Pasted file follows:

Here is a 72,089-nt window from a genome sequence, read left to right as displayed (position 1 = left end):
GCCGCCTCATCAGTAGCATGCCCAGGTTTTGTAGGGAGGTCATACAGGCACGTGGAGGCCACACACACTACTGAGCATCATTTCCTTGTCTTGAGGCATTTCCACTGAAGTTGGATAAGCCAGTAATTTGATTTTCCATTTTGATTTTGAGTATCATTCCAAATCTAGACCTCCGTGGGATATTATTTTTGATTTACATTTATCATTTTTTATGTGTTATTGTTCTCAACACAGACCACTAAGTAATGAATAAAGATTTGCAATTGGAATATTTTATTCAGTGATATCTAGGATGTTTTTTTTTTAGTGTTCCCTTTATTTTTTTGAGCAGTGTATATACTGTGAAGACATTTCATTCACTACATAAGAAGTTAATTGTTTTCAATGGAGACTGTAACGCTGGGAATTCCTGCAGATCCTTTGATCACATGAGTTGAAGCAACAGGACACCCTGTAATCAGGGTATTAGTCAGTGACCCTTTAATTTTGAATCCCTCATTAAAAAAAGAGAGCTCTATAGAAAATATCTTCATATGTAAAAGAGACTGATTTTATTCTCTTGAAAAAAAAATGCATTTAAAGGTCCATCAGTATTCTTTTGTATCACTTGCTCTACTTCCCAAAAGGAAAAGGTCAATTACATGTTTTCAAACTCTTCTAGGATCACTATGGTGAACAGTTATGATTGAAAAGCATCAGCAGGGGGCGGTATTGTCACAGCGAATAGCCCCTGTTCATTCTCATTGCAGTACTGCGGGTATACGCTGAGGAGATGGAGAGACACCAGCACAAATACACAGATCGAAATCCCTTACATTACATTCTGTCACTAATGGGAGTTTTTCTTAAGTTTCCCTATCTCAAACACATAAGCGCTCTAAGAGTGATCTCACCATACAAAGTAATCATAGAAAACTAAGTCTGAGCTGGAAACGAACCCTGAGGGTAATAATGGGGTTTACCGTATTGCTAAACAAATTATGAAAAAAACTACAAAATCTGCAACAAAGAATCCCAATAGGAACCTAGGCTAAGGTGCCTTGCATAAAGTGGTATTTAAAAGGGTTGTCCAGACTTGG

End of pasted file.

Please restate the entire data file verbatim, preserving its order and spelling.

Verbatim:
Here is a 72,089-nt window from a genome sequence, read left to right as displayed (position 1 = left end):
GCCGCCTCATCAGTAGCATGCCCAGGTTTTGTAGGGAGGTCATACAGGCACGTGGAGGCCACACACACTACTGAGCATCATTTCCTTGTCTTGAGGCATTTCCACTGAAGTTGGATAAGCCAGTAATTTGATTTTCCATTTTGATTTTGAGTATCATTCCAAATCTAGACCTCCGTGGGATATTATTTTTGATTTACATTTATCATTTTTTATGTGTTATTGTTCTCAACACAGACCACTAAGTAATGAATAAAGATTTGCAATTGGAATATTTTATTCAGTGATATCTAGGATGTTTTTTTTTTAGTGTTCCCTTTATTTTTTTGAGCAGTGTATATACTGTGAAGACATTTCATTCACTACATAAGAAGTTAATTGTTTTCAATGGAGACTGTAACGCTGGGAATTCCTGCAGATCCTTTGATCACATGAGTTGAAGCAACAGGACACCCTGTAATCAGGGTATTAGTCAGTGACCCTTTAATTTTGAATCCCTCATTAAAAAAAGAGAGCTCTATAGAAAATATCTTCATATGTAAAAGAGACTGATTTTATTCTCTTGAAAAAAAAATGCATTTAAAGGTCCATCAGTATTCTTTTGTATCACTTGCTCTACTTCCCAAAAGGAAAAGGTCAATTACATGTTTTCAAACTCTTCTAGGATCACTATGGTGAACAGTTATGATTGAAAAGCATCAGCAGGGGGCGGTATTGTCACAGCGAATAGCCCCTGTTCATTCTCATTGCAGTACTGCGGGTATACGCTGAGGAGATGGAGAGACACCAGCACAAATACACAGATCGAAATCCCTTACATTACATTCTGTCACTAATGGGAGTTTTTCTTAAGTTTCCCTATCTCAAACACATAAGCGCTCTAAGAGTGATCTCACCATACAAAGTAATCATAGAAAACTAAGTCTGAGCTGGAAACGAACCCTGAGGGTAATAATGGGGTTTACCGTATTGCTAAACAAATTATGAAAAAAACTACAAAATCTGCAACAAAGAATCCCAATAGGAACCTAGGCTAAGGTGCCTTGCATAAAGTGGTATTTAAAAGGGTTGTCCAGACTTGG